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Block House Steeplechase Races –
History Still in the Making

Steeplechasing began in Ireland when some foxhunters dared each other to race to the nearest church steeple. Since then, “steeplechasing” as it came to be called, has become popular in Great Britain and the United States.

Locally, the Block House races were started by Carter P. Brown in 1946 at Harmon Field. The first steeplechase in Western North Carolina, it was a single race with a tin cup as the winning prize.

Eventually, Brown built a racecourse around what had been an old tavern called the Block House, which gives the Tryon race its name. The course went from North Carolina to South Carolina several times and included a daring ride up Heartbreak Hill. Officials used flags to let the jockeys know how many times they had been around the track.

Since then, the Block House Steeplechase has moved—first to Foothills Equestrian Nature Center (FENCE) and, most recently, to the Green Creek Race Track in Columbus, NC, where it is held today. The move was necessary because of the need for better footing for the racehorses.

Today, the Block House races attract horses and jockeys from across the United States. Sanctioned by the National Steeplechase Association, the Block House races are an enduring and much-loved tradition in Western North Carolina.



Steeplechase is an unusual word. Where did it come from?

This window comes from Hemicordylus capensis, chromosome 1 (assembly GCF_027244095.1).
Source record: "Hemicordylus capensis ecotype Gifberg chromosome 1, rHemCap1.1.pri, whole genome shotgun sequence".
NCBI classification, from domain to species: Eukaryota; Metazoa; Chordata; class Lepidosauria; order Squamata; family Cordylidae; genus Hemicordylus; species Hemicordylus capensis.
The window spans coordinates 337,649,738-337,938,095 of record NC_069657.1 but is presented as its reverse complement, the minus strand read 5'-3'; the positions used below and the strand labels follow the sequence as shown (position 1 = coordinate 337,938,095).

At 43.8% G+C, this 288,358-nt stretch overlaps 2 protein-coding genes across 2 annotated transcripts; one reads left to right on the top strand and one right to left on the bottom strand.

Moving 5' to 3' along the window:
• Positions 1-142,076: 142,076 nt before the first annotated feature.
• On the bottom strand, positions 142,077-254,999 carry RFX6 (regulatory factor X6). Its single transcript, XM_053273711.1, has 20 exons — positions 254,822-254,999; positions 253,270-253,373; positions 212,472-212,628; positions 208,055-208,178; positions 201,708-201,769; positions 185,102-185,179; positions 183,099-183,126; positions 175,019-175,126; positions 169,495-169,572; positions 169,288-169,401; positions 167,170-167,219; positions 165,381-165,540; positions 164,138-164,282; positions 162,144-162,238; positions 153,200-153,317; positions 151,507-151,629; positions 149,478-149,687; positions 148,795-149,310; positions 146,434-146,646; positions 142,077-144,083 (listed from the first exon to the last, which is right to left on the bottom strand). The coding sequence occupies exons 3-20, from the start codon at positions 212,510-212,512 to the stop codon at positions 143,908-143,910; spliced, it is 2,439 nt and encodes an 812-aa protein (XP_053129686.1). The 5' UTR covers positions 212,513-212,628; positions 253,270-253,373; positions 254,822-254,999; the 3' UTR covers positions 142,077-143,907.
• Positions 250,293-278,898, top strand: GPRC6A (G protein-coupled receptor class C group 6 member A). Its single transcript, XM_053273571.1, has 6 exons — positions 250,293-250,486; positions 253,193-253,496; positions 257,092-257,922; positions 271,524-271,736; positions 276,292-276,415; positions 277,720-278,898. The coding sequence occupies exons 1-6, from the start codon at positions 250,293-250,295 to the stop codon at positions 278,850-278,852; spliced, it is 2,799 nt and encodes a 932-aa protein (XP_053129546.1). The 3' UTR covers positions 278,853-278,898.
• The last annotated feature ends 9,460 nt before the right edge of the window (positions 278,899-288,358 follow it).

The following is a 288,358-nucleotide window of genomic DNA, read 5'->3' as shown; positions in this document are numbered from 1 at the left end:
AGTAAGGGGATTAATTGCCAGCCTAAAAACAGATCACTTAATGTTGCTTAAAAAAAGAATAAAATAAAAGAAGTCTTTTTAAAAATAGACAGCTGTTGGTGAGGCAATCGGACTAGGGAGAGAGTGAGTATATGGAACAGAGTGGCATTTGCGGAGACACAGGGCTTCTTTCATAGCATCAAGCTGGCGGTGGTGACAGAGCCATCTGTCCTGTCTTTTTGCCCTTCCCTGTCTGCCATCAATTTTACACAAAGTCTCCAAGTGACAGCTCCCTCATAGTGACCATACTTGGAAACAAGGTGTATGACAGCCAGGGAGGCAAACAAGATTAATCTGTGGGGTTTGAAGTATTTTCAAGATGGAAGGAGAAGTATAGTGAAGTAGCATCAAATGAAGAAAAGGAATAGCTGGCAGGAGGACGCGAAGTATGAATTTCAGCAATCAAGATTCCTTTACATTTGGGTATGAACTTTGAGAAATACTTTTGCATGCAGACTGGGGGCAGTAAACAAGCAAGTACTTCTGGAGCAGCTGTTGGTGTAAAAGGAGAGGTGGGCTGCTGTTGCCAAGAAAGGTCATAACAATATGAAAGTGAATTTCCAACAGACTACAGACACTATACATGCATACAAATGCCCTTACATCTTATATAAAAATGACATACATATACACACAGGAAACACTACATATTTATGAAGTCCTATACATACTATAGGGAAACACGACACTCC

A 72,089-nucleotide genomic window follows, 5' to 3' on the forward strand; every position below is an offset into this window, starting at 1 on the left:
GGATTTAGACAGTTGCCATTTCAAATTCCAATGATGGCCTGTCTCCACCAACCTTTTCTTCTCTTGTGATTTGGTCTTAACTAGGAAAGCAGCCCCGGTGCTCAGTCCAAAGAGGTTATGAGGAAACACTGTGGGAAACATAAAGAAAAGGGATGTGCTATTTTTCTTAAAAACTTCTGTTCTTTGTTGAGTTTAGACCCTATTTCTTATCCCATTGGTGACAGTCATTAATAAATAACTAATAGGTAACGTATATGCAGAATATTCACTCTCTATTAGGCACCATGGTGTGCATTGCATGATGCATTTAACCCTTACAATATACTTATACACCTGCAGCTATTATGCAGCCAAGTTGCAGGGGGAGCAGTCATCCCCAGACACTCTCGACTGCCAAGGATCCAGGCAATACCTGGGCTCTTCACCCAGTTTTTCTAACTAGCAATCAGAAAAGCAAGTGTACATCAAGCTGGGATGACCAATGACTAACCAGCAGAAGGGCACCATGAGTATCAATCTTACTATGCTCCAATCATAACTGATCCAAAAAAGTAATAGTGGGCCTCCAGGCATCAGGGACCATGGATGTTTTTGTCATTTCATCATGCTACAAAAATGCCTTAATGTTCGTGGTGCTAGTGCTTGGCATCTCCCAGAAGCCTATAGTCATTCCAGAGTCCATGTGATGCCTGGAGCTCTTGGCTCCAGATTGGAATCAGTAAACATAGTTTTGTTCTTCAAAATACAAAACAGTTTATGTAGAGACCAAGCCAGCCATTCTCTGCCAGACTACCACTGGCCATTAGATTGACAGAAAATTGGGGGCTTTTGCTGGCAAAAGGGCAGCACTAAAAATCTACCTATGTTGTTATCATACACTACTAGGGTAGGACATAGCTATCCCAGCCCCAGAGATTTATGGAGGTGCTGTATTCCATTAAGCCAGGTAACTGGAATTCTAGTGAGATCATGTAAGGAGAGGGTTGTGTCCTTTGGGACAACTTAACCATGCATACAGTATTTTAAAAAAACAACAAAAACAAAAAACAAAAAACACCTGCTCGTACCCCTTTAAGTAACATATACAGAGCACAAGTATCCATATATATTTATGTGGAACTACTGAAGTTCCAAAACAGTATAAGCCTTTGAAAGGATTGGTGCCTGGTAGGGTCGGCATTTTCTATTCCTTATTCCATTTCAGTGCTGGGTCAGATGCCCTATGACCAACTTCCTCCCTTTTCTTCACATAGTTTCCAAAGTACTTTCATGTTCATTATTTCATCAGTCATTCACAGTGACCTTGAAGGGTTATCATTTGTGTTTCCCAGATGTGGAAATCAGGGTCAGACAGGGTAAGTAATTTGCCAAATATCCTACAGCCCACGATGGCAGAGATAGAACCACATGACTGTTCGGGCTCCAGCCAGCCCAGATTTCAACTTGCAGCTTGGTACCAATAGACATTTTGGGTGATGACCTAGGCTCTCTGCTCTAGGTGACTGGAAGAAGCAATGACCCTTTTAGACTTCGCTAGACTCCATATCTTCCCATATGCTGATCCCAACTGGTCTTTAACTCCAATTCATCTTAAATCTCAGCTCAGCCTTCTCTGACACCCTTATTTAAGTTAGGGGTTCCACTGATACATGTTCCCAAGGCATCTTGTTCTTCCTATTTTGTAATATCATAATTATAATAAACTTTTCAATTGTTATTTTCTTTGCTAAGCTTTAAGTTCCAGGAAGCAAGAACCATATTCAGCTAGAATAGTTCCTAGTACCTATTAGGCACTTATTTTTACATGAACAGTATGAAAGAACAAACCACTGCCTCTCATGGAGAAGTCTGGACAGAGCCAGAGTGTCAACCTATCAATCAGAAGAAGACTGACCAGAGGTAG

The origin of racing over fences is shrouded by the mists of history, but by all accounts, it began in Ireland in the 18th century. Its roots were in the fox-hunting field, and occasionally horsemen would match up their horses for races over considerable distances. They would race to landmarks such as church steeples, and thus one of these races was a chase to the steeple or a steeplechase.

What is a steeplechase horse?

A steeplechase horse is a Thoroughbred. In addition to speed, the steeplechase horse must possess the ability to jump fences at a fast pace.

Are these horses prepared for their races at the racetrack?

Steeplechase horses can be trained anywhere, but most of them are based on the East Coast between Pennsylvania and South Carolina. The country setting allows them to spend plenty of time outdoors, unlike horses housed at the racetrack.

What are the jumps?

The obstacles used in most races are known as fences. They are man-made, portable jumps that usually consist of a steel frame stuffed with plastic “brush,” with a foam-rubber roll covered with green canvas on the takeoff side. 

Do steeplechase jockeys have any special equipment?

Yes. The National Steeplechase Association requires jockeys to wear certified helmets that meet stringent crash-protection standards, and they carry padded whips to protect the well-being of the steeplechase horses.

Who benefits from steeplechase racing?

Of course, the steeplechase horse owners receive designated shares of the total purse money, and both trainers and jockeys receive a share of the owner’s portion. But the biggest winners are the communities where the races are held. 



The first Steeplechase race in the U.S. was run in 1834.

The average speed of a horse in the race is 30 mph.

The average steeplechase horse weighs 1,100 pounds.

Most steeplechase horses run in no more than ten races per year. Training for steeplechase horses is managed to avoid causing injury or lameness.

Most steeplechase horses start competing in the steeplechase at four years old and continue until they’re ten or eleven. 

Steeplechase horses generally do not train at the racetrack.

Steeplechase horses need a lot of stamina to them carry over two miles or more. 

Horses do not need a lot of sleep, only 2-3 hours per night. Yet, they snooze while standing up at various times throughout the day.


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